Economic Attributes Not yet assessed
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Management Summary Not yet assessed
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Population/Occurrence Delineation Not yet assessed
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Population/Occurrence Viability
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U.S. Invasive Species Impact Rank (I-Rank) Not yet assessed
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Authors/Contributors
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NatureServe Conservation Status Factors Edition Date: 16Mar1995
NatureServe Conservation Status Factors Author: M.E. Stover, TNC-HO
Element Ecology & Life History Edition Date: 16Mar1995
Element Ecology & Life History Author(s): M.E. STOVER, TNC-HO

Botanical data developed by NatureServe and its network of natural heritage programs (see Local Programs), The North Carolina Botanical Garden, and other contributors and cooperators (see Sources).

References
Help
  • Ball, P. W., and A. A. Reznicek. 2002. Carex. Pages 254-572 in Flora of North America Editorial Committee, editors. Flora of North America north of Mexico. Volume 23. Oxford University Press, New York.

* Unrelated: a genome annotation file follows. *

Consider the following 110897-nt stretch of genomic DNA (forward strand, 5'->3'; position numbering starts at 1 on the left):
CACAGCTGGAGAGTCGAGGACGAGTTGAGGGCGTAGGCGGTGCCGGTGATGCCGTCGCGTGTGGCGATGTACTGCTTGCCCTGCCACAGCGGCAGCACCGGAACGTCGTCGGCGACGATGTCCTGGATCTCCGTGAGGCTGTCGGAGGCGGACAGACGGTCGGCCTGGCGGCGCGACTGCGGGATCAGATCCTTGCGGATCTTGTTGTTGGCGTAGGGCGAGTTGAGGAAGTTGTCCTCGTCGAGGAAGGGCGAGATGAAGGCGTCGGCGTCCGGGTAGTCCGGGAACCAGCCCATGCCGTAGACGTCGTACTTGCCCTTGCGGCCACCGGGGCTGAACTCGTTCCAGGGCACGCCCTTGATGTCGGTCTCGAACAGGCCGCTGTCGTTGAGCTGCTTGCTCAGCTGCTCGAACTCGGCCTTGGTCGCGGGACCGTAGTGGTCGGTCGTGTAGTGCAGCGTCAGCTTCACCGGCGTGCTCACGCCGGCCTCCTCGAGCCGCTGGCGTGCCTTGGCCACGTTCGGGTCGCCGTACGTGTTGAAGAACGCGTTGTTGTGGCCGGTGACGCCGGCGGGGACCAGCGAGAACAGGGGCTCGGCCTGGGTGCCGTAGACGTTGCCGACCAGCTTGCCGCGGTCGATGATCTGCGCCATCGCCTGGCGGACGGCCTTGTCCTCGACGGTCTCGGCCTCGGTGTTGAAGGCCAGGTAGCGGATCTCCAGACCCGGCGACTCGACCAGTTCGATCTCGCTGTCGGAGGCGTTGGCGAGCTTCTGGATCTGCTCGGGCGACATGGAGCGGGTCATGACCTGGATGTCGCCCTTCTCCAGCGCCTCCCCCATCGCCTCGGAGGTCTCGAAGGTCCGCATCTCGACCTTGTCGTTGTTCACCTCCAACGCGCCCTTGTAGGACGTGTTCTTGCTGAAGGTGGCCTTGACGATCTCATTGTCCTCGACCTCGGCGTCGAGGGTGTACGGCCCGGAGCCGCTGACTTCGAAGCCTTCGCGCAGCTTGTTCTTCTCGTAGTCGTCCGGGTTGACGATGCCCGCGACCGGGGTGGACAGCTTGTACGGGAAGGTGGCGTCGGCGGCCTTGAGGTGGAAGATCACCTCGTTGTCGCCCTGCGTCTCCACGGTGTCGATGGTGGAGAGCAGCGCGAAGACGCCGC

• Bevis, F.B. 1962. Carex grayii in the western upper peninsula of Michigan. Michigan Botantist 1: 85-87.

  • Bryson, Charles T. 2002. Preliminary abundance and range estimates for Cyperaceae species of Mississippi. Handwritten notes provided to Mississippi Natural Heritage Program, Jackson, MS. 100 pp.

  • Deam, C. C. 1940. Flora of Indiana. Division of Forestry, Dept. of Conservation, Indianapolis, Indiana. 1236 pp.

  • Fernald, M. L. 1942. Critical notes on Carex. Rhodora 44(525): 281-330.

  • Fernald, M. L. 1950. Gray's manual of botany. 8th edition. Corrected printing (1970). D. Van Nostrand Company, New York. 1632 pp.

  • Flora of North America (FNA) Editorial Committee. 2002. Flora of North America, Volume 24, draft species accounts for Cyperaceae. Unpublished draft species accounts.

  • Gleason, H.A., and A. Cronquist. 1963. Manual of vascular plants of northeastern United States and adjacent Canada. D. Van Nostrand Company, New York, NY. 810 pp.

  • Gleason, H.A., and A. Cronquist. 1991. Manual of vascular plants of northeastern United States and adjacent Canada. New York Botanical Garden, Bronx, New York. 910 pp.

  • Godfrey, R.K., and J.W. Wooten. 1979. Aquatic and wetland plants of southeastern United States: Monocotyledons. Univ. Georgia Press, Athens. 712 pp.

  • Hough, M.Y. 1983. New Jersey wild plants. Harmony Press, Harmony, NJ. 414 pp.